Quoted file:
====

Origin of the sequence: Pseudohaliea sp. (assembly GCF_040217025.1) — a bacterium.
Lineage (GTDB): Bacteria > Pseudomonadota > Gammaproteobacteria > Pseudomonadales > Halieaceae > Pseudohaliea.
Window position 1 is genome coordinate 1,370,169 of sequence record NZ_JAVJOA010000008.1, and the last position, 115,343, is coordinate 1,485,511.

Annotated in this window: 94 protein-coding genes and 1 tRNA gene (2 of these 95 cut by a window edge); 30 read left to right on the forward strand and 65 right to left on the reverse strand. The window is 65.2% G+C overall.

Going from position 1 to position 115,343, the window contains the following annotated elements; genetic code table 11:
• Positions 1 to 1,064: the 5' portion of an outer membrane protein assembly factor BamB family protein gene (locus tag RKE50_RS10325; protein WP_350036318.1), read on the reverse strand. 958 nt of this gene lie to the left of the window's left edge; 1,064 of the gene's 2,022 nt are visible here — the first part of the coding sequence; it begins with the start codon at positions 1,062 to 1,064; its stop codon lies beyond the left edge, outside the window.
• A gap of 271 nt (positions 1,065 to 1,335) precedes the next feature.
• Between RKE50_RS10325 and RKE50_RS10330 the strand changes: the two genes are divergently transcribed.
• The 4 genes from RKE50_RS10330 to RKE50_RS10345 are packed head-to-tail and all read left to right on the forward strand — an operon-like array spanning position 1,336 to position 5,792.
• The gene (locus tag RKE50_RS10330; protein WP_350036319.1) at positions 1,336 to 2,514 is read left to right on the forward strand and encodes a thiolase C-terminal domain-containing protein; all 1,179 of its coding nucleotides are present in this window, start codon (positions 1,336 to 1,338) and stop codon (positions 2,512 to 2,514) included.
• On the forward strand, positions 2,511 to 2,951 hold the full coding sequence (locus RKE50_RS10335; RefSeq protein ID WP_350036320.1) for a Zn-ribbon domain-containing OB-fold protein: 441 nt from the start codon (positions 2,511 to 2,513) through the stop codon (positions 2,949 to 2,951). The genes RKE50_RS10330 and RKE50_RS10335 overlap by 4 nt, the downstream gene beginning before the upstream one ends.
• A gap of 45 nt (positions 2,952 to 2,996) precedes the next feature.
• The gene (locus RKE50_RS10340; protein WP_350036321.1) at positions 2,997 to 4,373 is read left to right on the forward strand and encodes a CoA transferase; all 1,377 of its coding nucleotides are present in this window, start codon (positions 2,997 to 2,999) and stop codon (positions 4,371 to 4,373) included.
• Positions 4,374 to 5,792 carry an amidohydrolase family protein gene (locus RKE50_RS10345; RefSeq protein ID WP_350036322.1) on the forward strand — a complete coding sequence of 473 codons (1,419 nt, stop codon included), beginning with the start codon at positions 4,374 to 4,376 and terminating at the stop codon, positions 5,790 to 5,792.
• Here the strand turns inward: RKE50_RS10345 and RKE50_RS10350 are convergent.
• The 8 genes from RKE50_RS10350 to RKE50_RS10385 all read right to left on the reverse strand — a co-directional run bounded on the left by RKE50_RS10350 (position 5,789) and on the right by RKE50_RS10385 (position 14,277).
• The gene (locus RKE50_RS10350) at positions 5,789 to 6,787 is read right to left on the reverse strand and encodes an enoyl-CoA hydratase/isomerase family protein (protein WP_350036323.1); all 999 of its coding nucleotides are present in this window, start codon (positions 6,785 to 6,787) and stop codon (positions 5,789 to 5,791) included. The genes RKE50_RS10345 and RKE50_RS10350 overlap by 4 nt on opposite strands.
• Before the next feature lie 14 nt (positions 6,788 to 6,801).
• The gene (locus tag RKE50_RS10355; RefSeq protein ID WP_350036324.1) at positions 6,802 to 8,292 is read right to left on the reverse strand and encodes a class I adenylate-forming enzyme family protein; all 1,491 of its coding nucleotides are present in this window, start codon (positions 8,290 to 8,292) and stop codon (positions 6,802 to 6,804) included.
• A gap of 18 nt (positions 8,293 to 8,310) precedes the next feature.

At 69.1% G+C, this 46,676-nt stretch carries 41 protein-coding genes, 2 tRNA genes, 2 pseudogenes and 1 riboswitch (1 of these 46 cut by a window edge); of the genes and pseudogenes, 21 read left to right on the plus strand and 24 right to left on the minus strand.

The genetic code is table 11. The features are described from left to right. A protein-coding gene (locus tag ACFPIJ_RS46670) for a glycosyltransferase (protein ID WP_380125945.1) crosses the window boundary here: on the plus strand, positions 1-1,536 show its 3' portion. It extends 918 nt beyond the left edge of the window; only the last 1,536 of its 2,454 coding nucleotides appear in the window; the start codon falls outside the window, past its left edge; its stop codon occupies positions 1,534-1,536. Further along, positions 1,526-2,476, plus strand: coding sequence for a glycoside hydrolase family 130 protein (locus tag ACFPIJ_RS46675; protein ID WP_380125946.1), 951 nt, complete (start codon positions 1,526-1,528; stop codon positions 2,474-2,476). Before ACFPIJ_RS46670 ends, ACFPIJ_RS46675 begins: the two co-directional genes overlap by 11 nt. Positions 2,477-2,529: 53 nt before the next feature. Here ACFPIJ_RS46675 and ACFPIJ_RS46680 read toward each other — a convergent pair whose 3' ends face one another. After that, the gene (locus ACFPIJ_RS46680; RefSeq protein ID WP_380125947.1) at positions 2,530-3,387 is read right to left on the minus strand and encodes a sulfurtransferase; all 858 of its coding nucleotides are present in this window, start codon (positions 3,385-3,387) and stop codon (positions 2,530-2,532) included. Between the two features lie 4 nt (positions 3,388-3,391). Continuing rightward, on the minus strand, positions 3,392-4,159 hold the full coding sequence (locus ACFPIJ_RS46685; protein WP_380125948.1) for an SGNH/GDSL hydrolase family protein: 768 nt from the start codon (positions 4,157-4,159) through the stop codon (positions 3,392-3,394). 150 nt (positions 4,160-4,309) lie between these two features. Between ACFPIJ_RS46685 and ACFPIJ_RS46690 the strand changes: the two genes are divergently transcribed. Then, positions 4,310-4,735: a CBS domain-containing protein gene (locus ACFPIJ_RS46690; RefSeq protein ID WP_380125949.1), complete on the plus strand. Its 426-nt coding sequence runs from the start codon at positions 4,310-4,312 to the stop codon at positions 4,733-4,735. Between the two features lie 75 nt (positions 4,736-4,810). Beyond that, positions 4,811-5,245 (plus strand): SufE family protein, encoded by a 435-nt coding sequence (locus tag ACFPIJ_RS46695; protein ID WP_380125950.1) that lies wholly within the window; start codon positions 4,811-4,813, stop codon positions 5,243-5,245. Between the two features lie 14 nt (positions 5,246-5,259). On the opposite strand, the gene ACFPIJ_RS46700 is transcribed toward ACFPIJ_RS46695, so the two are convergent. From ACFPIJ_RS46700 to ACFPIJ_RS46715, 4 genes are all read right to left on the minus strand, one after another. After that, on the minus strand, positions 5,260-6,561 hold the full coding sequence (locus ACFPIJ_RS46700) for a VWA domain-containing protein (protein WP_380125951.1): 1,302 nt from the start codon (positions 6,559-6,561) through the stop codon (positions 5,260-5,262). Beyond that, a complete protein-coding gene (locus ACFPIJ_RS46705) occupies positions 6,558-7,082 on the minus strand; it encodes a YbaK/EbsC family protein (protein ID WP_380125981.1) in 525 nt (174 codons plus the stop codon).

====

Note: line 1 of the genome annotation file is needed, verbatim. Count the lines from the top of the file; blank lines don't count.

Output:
Origin of the sequence: Pseudohaliea sp. (assembly GCF_040217025.1) — a bacterium.